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This process leads to conjoined twins in humans, although only a very small number of conjoined twins have two heads and one body.
It is also possible for two separated embryos to incompletely fuse to form a two-headed animal.
Two-headedness results from factors that cause malformation of a developing embryo, which can be both genetic or environmental. But it does not tend to be inherited, since two-headed animals do not usually live long or reproduce.
In mammals, “fact-checking” by the mother’s body also tends to prevent the implantation of embryos that carry errors like this, Dr Adams said.
“If there are errors in development, there are miscarriages and spontaneous abortions,” he said.
Dr Adams said animals with irregularities like two-headedness were likely to be conceived at a much higher frequency than we realised — with far fewer surviving long enough to be born.
He said there were two reasons why reptiles would be more likely to have two-headed offspring than mammals.
First, they have many more offspring: “So, it’s a numbers game.”
Second, reptile eggs are exposed to the environment, which means they can be more easily exposed to more factors that can affect the developing embryo.
“Things like temperature, radiation, chemical toxicity,” Dr Adams said.
In addition, snakes are often bred in captivity, where inbreeding increases the chance of irregularities, and individuals with them are given support to survive.
Controversy over cause of two-headed
Recently an adorable dog went viral for having a face that looked more human than canine.
The cute pooch, named Nori, baffled people online who thought his face had been digitally altered.
But now there’s another strange animal shocking people on the internet, only this one lives in water instead of on land.
A rather unusual fish has been spotted in a lake in China, which appears to have some very odd markings on its face, causing it to look quite human.
It looks like it has a human face
A visitor to a village outside the city of Kunming in south China captured a video of the creepy carp.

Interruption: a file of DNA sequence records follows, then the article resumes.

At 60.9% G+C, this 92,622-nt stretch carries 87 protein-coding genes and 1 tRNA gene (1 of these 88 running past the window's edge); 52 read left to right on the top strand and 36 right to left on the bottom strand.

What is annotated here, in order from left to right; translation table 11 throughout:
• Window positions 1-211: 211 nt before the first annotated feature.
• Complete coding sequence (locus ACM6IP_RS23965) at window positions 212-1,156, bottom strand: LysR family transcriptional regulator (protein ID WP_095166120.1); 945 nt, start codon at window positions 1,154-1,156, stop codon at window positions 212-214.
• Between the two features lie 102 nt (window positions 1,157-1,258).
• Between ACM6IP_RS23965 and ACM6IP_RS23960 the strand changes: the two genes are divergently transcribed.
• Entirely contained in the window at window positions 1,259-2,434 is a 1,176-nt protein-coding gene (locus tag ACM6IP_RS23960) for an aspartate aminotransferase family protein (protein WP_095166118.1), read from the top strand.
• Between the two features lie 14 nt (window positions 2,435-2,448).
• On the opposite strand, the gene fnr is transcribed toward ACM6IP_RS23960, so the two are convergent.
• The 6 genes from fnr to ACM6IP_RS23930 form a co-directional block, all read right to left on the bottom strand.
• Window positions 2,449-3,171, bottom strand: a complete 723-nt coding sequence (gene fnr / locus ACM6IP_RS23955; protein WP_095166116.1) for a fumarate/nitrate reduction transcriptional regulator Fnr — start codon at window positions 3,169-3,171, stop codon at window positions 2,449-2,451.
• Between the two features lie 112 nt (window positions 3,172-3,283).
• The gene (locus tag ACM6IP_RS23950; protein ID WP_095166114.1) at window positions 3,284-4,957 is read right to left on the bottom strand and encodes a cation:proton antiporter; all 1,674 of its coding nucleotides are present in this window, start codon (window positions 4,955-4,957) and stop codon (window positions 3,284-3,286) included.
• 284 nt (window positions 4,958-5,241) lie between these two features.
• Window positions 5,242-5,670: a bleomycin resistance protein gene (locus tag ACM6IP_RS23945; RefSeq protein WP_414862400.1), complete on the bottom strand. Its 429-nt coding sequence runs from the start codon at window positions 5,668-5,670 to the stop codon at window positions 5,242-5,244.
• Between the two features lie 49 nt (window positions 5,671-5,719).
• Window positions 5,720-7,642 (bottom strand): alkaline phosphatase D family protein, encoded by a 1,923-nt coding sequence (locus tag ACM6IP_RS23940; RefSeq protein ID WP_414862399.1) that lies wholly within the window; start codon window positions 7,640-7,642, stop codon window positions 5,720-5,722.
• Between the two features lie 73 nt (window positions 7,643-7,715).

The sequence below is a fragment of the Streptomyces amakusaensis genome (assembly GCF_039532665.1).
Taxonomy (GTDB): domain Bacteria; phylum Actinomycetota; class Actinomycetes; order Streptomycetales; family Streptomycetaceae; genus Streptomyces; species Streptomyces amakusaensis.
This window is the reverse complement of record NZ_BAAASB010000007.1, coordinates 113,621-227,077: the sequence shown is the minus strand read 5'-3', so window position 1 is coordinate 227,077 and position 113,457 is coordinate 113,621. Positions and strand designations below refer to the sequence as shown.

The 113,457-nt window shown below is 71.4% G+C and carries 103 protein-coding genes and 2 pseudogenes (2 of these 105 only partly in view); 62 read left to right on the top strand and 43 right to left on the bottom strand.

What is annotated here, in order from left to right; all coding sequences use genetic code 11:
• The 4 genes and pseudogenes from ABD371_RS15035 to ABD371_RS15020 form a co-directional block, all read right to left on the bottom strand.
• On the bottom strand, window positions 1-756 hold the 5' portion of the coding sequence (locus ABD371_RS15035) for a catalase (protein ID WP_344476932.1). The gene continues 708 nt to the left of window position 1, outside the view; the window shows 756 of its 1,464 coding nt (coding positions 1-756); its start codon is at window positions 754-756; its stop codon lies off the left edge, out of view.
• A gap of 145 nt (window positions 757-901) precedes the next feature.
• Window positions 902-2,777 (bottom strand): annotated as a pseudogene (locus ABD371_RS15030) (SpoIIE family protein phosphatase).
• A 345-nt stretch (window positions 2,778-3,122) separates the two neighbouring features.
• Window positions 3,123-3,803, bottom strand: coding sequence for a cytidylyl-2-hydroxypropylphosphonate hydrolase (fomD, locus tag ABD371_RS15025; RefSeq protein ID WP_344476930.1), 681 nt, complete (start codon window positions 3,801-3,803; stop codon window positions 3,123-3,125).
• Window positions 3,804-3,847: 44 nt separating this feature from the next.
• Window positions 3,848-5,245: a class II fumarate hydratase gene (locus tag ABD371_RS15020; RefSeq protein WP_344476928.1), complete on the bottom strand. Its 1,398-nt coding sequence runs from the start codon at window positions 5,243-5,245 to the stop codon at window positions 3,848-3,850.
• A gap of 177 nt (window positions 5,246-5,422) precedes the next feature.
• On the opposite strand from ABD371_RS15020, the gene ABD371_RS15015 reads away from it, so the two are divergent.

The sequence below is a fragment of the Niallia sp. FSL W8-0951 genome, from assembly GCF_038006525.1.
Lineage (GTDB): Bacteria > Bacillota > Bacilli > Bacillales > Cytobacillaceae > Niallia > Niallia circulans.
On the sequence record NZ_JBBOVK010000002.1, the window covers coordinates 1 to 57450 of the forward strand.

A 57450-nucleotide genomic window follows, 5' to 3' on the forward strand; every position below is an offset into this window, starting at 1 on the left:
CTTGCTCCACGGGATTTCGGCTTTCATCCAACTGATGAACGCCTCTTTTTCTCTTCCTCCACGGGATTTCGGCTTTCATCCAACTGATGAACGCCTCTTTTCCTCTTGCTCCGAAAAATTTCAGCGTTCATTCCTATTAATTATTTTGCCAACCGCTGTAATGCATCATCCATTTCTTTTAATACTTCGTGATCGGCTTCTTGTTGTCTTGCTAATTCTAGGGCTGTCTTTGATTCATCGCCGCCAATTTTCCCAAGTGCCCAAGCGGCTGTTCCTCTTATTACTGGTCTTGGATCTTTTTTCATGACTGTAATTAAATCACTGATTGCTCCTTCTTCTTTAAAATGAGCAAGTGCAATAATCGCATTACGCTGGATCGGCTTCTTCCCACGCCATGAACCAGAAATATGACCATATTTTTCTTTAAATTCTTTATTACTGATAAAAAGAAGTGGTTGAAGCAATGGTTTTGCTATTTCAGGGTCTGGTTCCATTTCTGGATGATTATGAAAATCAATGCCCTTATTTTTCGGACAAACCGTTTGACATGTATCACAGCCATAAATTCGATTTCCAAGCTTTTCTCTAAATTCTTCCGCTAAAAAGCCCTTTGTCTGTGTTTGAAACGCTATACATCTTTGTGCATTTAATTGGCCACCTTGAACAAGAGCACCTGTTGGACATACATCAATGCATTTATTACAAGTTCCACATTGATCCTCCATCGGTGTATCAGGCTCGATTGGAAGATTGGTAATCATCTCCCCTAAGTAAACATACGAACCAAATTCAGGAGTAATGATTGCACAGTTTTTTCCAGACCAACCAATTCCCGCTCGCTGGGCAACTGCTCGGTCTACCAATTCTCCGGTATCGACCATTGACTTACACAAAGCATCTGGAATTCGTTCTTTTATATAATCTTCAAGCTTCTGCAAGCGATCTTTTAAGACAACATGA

The video was shared on Weibo, a Chinese social media platform and in the clip the fish can be seen swimming to the edge of the lake and poking its head above the surface of the water.
On the fish’s head are dark dots which look like two eyes, two vertical lines which resemble the sides of a nose and one horizontal one underneath where a mouth would be.
During the clip a woman can be heard saying: “The fish has turned into a fairy.”
The fish was spotted in China
People were understandably freaked out by the sight.
One person commented: “This is scary.”
Another replied: “Who dares to eat it?”
The video was later shared on Twitter by a user called @Unexplained where it creeped out more people.
“Holy s***,” proclaimed one user.
Someone else wrote: “I am so freaked out right now.”
Others compared the fish to Voldemort, an alien and the animated fish from the 2004 film Shark Tale.
This isn’t the first time someone has seen a human-like carp.
Back in 2010, a 44-year-old British man claimed that a carp he had bought five months before had begun to develop human-like facial features.
Brendan O’Sullivan from Dagenham, Essex, said: “It was astonishing. I could easily make out from the markings two eyes, a nose and a mouth.
“I thought I was suffering from sunstroke.”
The fish was believed to be worth an estimated £40,000.